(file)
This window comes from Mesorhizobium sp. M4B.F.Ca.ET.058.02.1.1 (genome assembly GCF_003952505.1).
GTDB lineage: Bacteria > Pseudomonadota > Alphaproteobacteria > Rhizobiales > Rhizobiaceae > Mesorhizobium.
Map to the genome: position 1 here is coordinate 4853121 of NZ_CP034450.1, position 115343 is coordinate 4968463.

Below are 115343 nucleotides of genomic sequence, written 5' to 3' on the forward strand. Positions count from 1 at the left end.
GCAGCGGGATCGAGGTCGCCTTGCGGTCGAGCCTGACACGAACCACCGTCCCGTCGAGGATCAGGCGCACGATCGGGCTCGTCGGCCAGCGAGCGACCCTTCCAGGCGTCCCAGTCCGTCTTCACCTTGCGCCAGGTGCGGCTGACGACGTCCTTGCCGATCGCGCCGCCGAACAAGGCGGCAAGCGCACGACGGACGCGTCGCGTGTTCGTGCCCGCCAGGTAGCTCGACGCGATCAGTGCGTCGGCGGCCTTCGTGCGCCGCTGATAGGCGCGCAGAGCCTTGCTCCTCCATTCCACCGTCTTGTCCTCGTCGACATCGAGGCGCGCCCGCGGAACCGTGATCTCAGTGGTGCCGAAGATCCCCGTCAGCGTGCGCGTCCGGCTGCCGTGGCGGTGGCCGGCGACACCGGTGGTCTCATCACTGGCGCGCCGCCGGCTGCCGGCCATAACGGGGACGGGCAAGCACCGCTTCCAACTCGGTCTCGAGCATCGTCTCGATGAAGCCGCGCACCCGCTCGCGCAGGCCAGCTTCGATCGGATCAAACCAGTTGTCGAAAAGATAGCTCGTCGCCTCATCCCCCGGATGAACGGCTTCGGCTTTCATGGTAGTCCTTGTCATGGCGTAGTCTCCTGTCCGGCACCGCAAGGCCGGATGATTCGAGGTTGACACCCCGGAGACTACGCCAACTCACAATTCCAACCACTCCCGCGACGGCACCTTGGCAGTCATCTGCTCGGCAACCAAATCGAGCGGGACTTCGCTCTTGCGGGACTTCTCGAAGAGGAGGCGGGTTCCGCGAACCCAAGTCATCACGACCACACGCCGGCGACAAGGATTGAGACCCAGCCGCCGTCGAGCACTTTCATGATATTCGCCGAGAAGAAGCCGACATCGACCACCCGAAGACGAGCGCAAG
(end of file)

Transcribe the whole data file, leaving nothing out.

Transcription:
This window comes from Mesorhizobium sp. M4B.F.Ca.ET.058.02.1.1 (genome assembly GCF_003952505.1).
GTDB lineage: Bacteria > Pseudomonadota > Alphaproteobacteria > Rhizobiales > Rhizobiaceae > Mesorhizobium.
Map to the genome: position 1 here is coordinate 4853121 of NZ_CP034450.1, position 115343 is coordinate 4968463.

Below are 115343 nucleotides of genomic sequence, written 5' to 3' on the forward strand. Positions count from 1 at the left end.
GCAGCGGGATCGAGGTCGCCTTGCGGTCGAGCCTGACACGAACCACCGTCCCGTCGAGGATCAGGCGCACGATCGGGCTCGTCGGCCAGCGAGCGACCCTTCCAGGCGTCCCAGTCCGTCTTCACCTTGCGCCAGGTGCGGCTGACGACGTCCTTGCCGATCGCGCCGCCGAACAAGGCGGCAAGCGCACGACGGACGCGTCGCGTGTTCGTGCCCGCCAGGTAGCTCGACGCGATCAGTGCGTCGGCGGCCTTCGTGCGCCGCTGATAGGCGCGCAGAGCCTTGCTCCTCCATTCCACCGTCTTGTCCTCGTCGACATCGAGGCGCGCCCGCGGAACCGTGATCTCAGTGGTGCCGAAGATCCCCGTCAGCGTGCGCGTCCGGCTGCCGTGGCGGTGGCCGGCGACACCGGTGGTCTCATCACTGGCGCGCCGCCGGCTGCCGGCCATAACGGGGACGGGCAAGCACCGCTTCCAACTCGGTCTCGAGCATCGTCTCGATGAAGCCGCGCACCCGCTCGCGCAGGCCAGCTTCGATCGGATCAAACCAGTTGTCGAAAAGATAGCTCGTCGCCTCATCCCCCGGATGAACGGCTTCGGCTTTCATGGTAGTCCTTGTCATGGCGTAGTCTCCTGTCCGGCACCGCAAGGCCGGATGATTCGAGGTTGACACCCCGGAGACTACGCCAACTCACAATTCCAACCACTCCCGCGACGGCACCTTGGCAGTCATCTGCTCGGCAACCAAATCGAGCGGGACTTCGCTCTTGCGGGACTTCTCGAAGAGGAGGCGGGTTCCGCGAACCCAAGTCATCACGACCACACGCCGGCGACAAGGATTGAGACCCAGCCGCCGTCGAGCACTTTCATGATATTCGCCGAGAAGAAGCCGACATCGACCACCCGAAGACGAGCGCAAG